that attitude is slowly changing as more and more non-Natives are
making sincere and genuine attempts to understand a segment of
society that has been - and is - hidden and/or ignored.
At a time when many
non-Native societies look at their younger members with
disappointment and disapproval, I'm comforted by the knowledge that
long after I'm a memory, the Haudenosaunee will be growing and
progressing at an astonishing pace. I've seen it in my lifetime
and there's every indication that, despite the normal growing pains
which come as a result of rapid growth, the mistakes of the past
will serve as valuable lessons that guide our future generations.
It hasn't been
easy. And it won't get any easier. But two steps
forward with one step back is still progress.
steadfastly close to the principle of the Seventh Generation concept
- making decisions with the yet-to-be-born seventh generation in
mind - is a basic and common guiding theme that transcends First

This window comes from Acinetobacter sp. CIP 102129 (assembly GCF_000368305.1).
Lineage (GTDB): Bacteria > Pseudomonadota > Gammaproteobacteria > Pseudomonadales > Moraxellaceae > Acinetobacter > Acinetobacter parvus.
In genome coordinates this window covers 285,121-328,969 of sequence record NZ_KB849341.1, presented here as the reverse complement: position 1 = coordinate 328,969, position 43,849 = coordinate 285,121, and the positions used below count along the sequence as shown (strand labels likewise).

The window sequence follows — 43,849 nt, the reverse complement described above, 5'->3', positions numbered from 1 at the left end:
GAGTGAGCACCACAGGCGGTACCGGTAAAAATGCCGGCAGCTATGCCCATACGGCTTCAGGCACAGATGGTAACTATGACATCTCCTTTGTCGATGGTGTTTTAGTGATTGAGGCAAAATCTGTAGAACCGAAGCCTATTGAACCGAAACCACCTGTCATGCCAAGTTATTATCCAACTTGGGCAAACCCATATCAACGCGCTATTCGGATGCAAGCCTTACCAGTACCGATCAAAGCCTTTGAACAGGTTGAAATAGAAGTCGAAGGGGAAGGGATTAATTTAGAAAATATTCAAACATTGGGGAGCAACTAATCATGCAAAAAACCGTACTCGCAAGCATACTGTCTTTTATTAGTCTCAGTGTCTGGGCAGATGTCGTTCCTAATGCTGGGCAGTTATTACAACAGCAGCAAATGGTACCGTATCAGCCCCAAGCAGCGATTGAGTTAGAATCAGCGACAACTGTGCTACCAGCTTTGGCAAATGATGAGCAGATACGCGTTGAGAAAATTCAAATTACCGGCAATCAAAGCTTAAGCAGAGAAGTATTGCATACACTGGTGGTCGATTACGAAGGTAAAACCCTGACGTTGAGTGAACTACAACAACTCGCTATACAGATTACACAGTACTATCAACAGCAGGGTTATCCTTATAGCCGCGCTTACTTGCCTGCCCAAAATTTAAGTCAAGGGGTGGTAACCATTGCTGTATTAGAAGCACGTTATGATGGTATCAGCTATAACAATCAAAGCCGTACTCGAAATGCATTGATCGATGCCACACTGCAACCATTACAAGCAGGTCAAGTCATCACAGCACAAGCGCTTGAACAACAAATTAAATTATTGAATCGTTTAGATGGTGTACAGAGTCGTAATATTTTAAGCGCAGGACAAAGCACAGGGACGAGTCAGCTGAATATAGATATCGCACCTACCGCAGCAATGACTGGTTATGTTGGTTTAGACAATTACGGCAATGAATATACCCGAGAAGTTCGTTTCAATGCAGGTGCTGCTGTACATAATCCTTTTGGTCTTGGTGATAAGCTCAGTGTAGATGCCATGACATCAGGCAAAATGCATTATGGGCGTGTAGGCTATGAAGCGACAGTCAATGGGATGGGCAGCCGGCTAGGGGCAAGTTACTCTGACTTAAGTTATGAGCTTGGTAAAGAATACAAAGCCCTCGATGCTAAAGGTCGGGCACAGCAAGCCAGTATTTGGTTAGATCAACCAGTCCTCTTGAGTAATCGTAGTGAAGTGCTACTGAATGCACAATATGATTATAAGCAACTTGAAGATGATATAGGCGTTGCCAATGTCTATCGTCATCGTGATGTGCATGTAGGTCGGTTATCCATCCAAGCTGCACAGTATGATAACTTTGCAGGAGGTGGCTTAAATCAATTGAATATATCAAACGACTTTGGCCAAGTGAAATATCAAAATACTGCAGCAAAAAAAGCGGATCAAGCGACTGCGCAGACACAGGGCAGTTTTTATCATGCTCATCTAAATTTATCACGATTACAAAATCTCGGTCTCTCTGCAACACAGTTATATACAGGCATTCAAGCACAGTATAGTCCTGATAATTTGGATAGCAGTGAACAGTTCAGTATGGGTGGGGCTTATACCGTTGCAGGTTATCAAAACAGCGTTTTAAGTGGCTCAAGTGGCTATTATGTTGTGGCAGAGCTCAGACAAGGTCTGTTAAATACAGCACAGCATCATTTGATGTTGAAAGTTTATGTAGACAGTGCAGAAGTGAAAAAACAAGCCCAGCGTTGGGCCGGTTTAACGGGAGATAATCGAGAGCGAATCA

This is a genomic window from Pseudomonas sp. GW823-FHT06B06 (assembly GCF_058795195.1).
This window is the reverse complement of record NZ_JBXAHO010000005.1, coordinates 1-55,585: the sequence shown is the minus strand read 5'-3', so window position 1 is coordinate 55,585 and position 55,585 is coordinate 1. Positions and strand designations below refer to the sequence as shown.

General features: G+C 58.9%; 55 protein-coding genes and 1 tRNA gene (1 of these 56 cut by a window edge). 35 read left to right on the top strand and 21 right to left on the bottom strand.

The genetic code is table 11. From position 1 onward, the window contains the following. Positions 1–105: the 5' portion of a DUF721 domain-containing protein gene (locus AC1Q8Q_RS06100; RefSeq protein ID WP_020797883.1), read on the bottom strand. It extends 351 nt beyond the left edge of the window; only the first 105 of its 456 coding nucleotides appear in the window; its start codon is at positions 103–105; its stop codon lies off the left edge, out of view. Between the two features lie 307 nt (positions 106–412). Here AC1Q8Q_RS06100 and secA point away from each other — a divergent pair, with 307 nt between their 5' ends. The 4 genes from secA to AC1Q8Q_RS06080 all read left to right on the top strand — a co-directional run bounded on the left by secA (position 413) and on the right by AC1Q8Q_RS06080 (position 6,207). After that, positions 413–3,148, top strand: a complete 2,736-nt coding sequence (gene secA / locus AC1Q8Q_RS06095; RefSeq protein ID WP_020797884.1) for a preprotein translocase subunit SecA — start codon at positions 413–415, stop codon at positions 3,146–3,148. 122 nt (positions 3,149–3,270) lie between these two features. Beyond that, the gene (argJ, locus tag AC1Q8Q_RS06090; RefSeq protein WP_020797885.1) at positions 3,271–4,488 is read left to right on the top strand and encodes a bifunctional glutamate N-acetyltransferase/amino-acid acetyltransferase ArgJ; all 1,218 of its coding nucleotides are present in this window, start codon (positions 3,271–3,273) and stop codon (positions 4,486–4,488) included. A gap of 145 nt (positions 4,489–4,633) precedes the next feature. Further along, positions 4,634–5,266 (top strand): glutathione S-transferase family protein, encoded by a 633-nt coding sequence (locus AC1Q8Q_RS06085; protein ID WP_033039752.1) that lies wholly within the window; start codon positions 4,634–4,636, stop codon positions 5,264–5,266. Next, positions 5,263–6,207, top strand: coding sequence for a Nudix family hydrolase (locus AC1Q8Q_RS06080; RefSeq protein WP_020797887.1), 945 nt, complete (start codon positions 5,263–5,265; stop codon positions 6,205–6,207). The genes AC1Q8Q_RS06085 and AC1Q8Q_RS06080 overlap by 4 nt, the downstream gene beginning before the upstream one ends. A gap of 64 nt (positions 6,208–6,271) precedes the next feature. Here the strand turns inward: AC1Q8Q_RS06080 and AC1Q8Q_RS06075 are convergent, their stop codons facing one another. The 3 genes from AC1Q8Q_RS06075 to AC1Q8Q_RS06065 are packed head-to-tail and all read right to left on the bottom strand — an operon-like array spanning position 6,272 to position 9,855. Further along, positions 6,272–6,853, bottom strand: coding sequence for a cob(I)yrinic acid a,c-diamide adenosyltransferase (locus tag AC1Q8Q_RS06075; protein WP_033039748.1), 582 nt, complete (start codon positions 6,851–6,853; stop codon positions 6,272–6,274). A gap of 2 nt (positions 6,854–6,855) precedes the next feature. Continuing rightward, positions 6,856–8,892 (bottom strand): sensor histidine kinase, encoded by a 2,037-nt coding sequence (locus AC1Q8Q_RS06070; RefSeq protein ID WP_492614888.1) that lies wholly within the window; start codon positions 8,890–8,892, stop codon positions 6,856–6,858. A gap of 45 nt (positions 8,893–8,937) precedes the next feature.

Nations territories. Eschewing short term gains for long term
goals is yet another Aboriginal philosophy mainstream society might
wish to consider.
The following is an
example of that surging pride. Written by a young Mohawk of
the Six Nations of the Grand River, it clearly shows the depth of
conviction, sense of purpose and the strength of a determined People.
It shows gratitude, humility and respect in the face of many views
that only see greed, arrogance and disrespect.
It's written in
Mohawk and the Mohawk syntax has been left intact. As it should be.
(Although on a technical level, your computer may not have all the
necessary fonts installed to display all the Mohawk characters).
In many Native
communities, Indigenous language speakers are still few and far
between and even fewer listeners (myself included) are able to
understand their own Native language.
But I've been told
that while the ear of the head might not grasp the message being
spoken, the 'ear' of the spirit can. As in many religions,
people may have little trouble 'hearing' the words but they're not
really 'listening' to the message.
language, the message of this proud young Mohawk comes through, loud